When the NFL season started more than four months ago, few people would have been surprised to see the Carolina Panthers and Pittsburgh Steelers in conference championship games.
They were much longer shots when the playoffs started - both were low-seeded wild-card teams.
But here they are in Sunday's championship games: the Steelers in Denver and the Panthers in Seattle, each having won two games on the road. Pittsburgh was the sixth-seeded team in the AFC and beat Cincinnati and top-seeded Indianapolis; Carolina, No. 5 in the NFC, beat the New York Giants at the Meadowlands and then won in Chicago against the conference's second-seeded team.
Both are legitimate challengers.
The Panthers represented the NFC in the Super Bowl two years ago, and this is Pittsburgh's sixth trip in 12 years to the conference title game, including a loss at home last season to New England.
"The team has been so consistent over the last couple of years," Denver coach Mike Shanahan says of the Steelers. "There's a good reason why they were 15-1 last year, and there's a good reason why they're in the championship game this year - because they play physical."
That might be the theme for both title games: physical (Pittsburgh and Carolina) against finesse (Denver and Seattle). But there's more to it than that - both home teams can slug it out if needed.
Pittsburgh (13-5) at Denver (14-3)
Bill Cowher says he'd prefer his Steelers were at home rather than traveling for the third straight week.
But the numbers say otherwise: Pittsburgh is 1-4 at home in conference title games during Cowher's 14-season tenure, and lost the AFC championship game at Heinz Field 41-27 to New England last season.
But it's not only the road that's helping Pittsburgh, it's Ben Roethlisberger, who as a rookie last season went 13-0 during the regular season but threw five interceptions in two home playoff games, nearly throwing away a narrow win over the Jets, then hurting his team against the Patriots.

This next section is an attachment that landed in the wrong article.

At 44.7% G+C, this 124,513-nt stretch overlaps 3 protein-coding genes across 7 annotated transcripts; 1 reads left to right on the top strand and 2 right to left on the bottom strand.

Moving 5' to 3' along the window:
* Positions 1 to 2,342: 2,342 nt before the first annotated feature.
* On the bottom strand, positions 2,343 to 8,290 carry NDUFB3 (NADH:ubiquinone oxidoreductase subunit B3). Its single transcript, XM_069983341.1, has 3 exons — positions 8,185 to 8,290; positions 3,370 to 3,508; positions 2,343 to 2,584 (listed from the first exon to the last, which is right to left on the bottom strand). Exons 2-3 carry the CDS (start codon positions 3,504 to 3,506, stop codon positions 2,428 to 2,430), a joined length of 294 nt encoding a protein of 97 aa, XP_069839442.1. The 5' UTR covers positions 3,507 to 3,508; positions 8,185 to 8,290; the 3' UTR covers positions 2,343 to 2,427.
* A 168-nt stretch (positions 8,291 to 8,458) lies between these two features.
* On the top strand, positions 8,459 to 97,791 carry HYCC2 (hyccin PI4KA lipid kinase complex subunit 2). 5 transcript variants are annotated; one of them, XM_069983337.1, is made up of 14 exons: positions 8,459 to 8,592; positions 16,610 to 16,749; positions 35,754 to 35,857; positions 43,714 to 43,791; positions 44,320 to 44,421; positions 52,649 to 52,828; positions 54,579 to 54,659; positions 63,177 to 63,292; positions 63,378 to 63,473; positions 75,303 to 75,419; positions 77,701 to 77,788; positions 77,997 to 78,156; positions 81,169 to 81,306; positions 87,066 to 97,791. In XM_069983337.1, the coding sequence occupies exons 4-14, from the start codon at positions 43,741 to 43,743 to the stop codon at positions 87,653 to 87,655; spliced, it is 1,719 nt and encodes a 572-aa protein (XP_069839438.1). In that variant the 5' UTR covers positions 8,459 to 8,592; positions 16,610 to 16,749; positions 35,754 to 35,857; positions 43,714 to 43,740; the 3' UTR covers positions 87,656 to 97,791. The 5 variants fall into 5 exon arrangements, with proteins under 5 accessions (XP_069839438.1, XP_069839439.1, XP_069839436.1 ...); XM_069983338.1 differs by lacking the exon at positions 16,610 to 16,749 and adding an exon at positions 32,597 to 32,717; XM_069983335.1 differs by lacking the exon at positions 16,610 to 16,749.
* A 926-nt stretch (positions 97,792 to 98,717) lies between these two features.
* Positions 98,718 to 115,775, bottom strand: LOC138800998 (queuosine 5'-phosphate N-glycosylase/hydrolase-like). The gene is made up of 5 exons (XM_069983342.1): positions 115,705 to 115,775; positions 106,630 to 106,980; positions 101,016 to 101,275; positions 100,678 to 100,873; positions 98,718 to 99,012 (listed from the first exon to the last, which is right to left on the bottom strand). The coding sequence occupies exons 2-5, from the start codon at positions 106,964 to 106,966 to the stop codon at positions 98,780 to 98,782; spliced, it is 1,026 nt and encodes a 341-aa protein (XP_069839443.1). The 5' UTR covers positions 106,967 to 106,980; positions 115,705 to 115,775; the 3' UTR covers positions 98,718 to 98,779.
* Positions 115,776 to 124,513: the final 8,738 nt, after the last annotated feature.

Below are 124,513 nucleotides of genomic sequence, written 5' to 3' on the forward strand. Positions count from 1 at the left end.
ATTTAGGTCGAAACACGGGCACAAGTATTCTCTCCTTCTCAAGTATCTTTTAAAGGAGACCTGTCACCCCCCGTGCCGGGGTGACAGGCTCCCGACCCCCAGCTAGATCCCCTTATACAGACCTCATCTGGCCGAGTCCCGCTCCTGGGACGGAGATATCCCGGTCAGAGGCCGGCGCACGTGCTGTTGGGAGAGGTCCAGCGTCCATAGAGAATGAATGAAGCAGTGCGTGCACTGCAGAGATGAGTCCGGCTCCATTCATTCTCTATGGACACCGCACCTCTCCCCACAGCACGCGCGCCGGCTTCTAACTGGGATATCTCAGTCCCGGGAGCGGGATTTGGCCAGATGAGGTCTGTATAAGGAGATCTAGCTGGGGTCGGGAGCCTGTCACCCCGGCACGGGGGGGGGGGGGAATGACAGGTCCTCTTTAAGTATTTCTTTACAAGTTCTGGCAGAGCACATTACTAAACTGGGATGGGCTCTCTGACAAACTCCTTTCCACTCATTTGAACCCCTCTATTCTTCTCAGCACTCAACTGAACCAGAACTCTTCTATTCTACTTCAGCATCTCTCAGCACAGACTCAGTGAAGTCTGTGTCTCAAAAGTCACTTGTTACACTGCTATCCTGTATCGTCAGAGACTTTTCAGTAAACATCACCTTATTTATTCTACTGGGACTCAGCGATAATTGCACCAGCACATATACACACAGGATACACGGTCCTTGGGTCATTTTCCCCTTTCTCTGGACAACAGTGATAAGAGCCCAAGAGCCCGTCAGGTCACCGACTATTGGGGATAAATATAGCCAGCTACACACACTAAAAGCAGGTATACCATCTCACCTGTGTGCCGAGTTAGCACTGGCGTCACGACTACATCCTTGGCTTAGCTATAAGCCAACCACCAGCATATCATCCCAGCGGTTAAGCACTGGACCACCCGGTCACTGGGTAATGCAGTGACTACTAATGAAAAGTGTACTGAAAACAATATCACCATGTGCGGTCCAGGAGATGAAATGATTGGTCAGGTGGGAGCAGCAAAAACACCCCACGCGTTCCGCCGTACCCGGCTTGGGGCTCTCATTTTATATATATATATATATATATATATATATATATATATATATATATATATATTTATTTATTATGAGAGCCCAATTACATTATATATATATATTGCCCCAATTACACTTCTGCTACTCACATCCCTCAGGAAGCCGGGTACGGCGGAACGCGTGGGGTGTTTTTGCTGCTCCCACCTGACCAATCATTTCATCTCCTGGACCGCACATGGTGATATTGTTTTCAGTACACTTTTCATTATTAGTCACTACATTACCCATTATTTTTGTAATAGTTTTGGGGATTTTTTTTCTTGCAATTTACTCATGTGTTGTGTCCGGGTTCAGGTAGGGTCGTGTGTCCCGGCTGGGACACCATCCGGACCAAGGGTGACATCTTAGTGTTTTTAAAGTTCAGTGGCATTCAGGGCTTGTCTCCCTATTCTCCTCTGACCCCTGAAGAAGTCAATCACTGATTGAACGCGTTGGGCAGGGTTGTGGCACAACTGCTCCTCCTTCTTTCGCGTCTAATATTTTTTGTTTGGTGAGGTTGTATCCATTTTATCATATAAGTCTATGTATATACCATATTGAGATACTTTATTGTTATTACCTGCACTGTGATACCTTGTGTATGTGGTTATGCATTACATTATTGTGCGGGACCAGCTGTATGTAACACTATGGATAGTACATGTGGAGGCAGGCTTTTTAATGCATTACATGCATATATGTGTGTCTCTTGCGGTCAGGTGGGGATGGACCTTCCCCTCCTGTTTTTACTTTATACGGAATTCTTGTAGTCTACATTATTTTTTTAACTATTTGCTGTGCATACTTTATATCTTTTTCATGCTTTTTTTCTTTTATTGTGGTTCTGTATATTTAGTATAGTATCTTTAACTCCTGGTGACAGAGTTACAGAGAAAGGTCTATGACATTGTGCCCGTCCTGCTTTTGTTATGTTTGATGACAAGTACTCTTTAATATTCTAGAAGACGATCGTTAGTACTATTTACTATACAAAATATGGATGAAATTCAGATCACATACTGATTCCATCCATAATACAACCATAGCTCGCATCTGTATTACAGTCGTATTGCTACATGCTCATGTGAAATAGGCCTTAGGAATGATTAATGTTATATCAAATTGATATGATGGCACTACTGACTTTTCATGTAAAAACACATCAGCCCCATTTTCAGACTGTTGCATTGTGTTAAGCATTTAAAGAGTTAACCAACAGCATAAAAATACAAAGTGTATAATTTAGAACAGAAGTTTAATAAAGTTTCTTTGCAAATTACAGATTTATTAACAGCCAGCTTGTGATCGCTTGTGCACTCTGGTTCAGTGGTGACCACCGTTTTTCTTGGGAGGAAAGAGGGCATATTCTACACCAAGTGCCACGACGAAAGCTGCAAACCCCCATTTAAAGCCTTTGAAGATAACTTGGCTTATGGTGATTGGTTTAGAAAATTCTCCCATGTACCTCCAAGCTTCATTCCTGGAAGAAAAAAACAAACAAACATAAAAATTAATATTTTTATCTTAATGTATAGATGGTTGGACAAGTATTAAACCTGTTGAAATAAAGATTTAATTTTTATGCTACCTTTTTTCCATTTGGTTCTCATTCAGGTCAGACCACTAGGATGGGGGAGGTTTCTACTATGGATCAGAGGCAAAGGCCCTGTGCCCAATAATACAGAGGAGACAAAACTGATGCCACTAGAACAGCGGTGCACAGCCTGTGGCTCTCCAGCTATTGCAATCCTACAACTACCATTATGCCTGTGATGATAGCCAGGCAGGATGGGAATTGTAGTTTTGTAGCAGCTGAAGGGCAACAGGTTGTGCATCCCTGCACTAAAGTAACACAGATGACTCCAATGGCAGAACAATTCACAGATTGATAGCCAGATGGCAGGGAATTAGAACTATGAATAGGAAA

Now, in his second playoff season, Roethlisberger has been doing the opposite: he has five TD passes, just one interception and a passer rating of 124.7 in wins over the Steelers and Colts.
So Pittsburgh is no longer just a team that passes occasionally to set up the running of Willie Parker outside and Jerome Bettis inside. In the 21-18 upset of Indianapolis, Roethlisberger came out throwing.
"To me, he has earned that trust," Cowher said of his QB.
Jake Plummer, Denver's quarterback, also has earned the trust of his coach.
Now in his third season with the Broncos after six years in Arizona, Plummer is finally playing a disciplined game with a career-low seven interceptions in a full 16-game season. It took that long to break the habits he had with the Cardinals, where he often felt he had to carry a bad team by himself.
Carolina (13-5) at Seattle (14-3)
The faces of this game are the teams' offensive stars: Shaun Alexander of the Seahawks and Steve Smith of the Panthers.
Alexander, who led the league in rushing with 1,880 yards and scored an NFL-record 28 touchdowns, was the league's MVP and offensive player of the year. Smith led the NFL with 103 receptions and had a career-best 218 yards on 12 receptions in the 29-21 win in Chicago that got them here.
But this goes beyond the two stars - yes, Alexander will play after leaving last week's 20-10 win over Washington with a concussion.
It's also a matchup of coaches with previous playoff success. Seattle's Mike Holmgren won the 1997 Super Bowl with Green Bay and got back the next year, when the Packers lost to Denver. Carolina's John Fox was defensive coordinator of the Giants when they lost in 2001, then got Carolina to the game two years ago, losing 32-29 to New England.
But their recent history is different. Until last Saturday's win, Holmgren was 0-3 in the playoffs in his first six seasons in Seattle.